And yet, it wasn't always that way. For the people of Old Testament times, God was a high and mighty God, the Creator of the universe, but not a close and personal God as Christians experience him. Yes, Abraham, Isaac, Jacob, Moses, and others heard God speaking to them, and even on occasion had the experience of speaking with God face to face. But if we look into the matter further, we find that they were speaking, not directly to God, but rather to the "angel of the Lord's presence" (Isaiah 63:9). For in the Old Testament the Lord plainly states, "you cannot see my face, for no one may see me and live" (Exodus 33:20). The great figures of the Old Testament knew a God who occasionally filled an angel with his presence, and in this way spoke to them through the angel. In other words, in Old Testament times, God was a high and mighty God, a transcendent God, but not a close, immanent, personal God--except by proxy. It was necessary to have angels, priests, and prophets standing between God and human beings.

With the New Testament, this all changed. With the birth, life, death, and resurrection of the Lord Jesus Christ, God added time to his eternity, flesh and blood to his infinite divine essence. In Jesus, God became both divine and human, both transcendent and immanent, both distant from us and close to us. Ever since then, there has been no need for intermediaries between us and God--no need for angels, priests, or prophets to stand between us and our Lord, carrying God's messages to us, and interceding for us before God. The Lord is now his own intermediary, and we can be our own priests and prophets. In other words, each one of us can now have a direct, personal relationship with our Lord and our God. And my job as a minister is not to stand between you and God, but to invite you to form your own direct relationship with the Lord God Jesus Christ.

Of course, the nature of the Lord our God is a vast teaching! I could spend the rest of our time here this morning expounding on the intricacies of our church's theology on the nature of God, and of his incarnation as Jesus Christ. And for any of you who would like to delve more deeply into such things, I am always happy to oblige. If there is interest, perhaps our beliefs about the Lord would be a good topic for a small group series, or even a publicly offered workshop.

This morning, though, I would like to offer a few thoughts on what it means that we worship a God who is the Alpha and the Omega, the beginning and the end, the first and the last--who is both almighty God and our Lord and Savior Jesus Christ.

The very first thing to emphasize is that we believe there is only one God. This means God is not three Persons, as in the traditional--but non-Biblical--doctrine of the Trinity. There is no mention of a Trinity or of Persons of God anywhere in the Bible. Everywhere the Bible makes a statement on the issue, it says that God is one. It took fancy theologians to get confused enough to invent the idea of three Persons in one God.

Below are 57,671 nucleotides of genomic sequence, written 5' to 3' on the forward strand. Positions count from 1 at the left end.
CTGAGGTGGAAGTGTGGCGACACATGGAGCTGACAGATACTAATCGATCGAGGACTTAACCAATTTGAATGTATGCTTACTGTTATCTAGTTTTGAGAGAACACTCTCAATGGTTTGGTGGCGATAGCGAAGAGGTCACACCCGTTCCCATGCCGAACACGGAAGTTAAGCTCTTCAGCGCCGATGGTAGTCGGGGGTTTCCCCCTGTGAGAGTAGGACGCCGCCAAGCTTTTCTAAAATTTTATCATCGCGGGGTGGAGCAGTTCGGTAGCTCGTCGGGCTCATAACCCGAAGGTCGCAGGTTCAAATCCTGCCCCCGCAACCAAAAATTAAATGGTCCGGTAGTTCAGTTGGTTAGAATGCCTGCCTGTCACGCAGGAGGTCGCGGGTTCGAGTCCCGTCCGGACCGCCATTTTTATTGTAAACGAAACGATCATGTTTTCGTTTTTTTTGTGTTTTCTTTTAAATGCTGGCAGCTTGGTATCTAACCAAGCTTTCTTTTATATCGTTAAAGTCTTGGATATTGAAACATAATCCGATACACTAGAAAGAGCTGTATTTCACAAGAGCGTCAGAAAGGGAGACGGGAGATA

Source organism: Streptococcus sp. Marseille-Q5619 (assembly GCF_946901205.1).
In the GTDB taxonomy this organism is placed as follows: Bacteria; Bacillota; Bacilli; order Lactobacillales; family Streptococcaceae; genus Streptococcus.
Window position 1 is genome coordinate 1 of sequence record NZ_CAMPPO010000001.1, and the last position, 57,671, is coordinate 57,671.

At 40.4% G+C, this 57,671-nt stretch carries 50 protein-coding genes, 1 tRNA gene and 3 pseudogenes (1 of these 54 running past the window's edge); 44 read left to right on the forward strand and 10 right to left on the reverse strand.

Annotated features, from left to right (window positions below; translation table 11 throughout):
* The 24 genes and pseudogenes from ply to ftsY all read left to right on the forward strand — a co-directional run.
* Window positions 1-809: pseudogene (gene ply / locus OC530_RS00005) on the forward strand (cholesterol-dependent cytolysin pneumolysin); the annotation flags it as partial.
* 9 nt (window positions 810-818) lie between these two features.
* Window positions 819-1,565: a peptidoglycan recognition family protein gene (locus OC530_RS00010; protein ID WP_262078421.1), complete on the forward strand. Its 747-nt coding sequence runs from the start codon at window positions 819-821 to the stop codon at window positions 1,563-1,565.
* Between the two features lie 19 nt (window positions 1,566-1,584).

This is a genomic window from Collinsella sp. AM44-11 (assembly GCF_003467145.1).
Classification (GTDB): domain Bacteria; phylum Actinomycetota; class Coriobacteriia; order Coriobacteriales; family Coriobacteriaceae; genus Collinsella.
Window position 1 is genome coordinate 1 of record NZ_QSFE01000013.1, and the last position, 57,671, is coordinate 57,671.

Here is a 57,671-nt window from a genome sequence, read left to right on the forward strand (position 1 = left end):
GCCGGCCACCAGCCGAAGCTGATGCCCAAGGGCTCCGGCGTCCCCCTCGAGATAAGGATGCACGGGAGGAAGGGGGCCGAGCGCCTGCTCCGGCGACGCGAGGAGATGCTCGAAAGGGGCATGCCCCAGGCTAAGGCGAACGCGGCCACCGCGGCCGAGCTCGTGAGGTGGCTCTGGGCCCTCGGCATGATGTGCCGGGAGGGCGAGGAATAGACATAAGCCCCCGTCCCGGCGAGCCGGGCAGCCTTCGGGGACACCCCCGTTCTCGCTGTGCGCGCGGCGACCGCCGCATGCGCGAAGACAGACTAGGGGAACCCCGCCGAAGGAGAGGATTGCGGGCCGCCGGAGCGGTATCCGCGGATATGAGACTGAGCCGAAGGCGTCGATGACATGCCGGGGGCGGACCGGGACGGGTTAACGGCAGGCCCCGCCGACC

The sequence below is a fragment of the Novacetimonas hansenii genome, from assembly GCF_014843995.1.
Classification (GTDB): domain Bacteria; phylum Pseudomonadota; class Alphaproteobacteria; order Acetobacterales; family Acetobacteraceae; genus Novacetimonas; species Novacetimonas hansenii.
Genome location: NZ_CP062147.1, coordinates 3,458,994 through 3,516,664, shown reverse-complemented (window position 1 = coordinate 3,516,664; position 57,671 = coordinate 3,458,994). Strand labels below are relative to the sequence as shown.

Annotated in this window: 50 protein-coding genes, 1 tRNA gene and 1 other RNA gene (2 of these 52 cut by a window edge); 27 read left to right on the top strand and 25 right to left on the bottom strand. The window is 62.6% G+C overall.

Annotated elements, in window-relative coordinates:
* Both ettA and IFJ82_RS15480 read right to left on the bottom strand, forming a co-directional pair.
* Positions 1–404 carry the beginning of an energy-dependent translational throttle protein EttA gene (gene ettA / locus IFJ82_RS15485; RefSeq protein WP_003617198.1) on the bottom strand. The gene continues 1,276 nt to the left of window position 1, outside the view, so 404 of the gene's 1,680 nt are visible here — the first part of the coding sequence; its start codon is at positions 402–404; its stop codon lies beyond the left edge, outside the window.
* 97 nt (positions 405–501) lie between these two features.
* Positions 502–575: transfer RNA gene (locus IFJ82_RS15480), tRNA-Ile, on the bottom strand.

Our belief is that God is just as fully one Person as each of us is one person. Just as each one of us has a soul, a body, and the words and actions that flow from us, so the Lord has a divine soul, called the "Father" in the New Testament; a body, or presence, called the "Son"; and words and actions, called the "Holy Spirit." Using these three names for God doesn't make three persons any more than our having a first, middle, and last name makes us three persons. Whether you call me "Lee," "Mr. Woofenden," or "Reverend," I am still the same person. Those names and others simply emphasize different roles and different parts of my personality. It is the same with the many names for God given in the Bible: each refers to a different role or a different aspect of the one and only God.

For us, this means that our minds and hearts don't have to be torn between different beings and different personalities of God. We don't have to worry about an angry God the Father, and turn to a loving God the Son for protection from that angry Father. We don't have to be fearful of some divine debate among the various personalities of God over whether we are worthy of heaven or deserving of hell. We don't have to feel ourselves at the mercy of conflicting, and possibly hostile, omnipotent beings deciding our eternal fate.

The one God that we believe in is a God of pure love, pure wisdom, and pure compassion. The wrath, condemnation, and destructiveness attributed to God in the Bible is how God looks from our perspective when we have turned our backs on God. And the Bible speaks in those terms to those of us who need to believe in an angry, punishing God in order to have the motivation to change our wrong ways and follow the Lord's way instead. You see, the Lord loves us so much that he will even allow us to have a misconception about his true nature if that misconception will do a better job of getting us to repent and turn to him.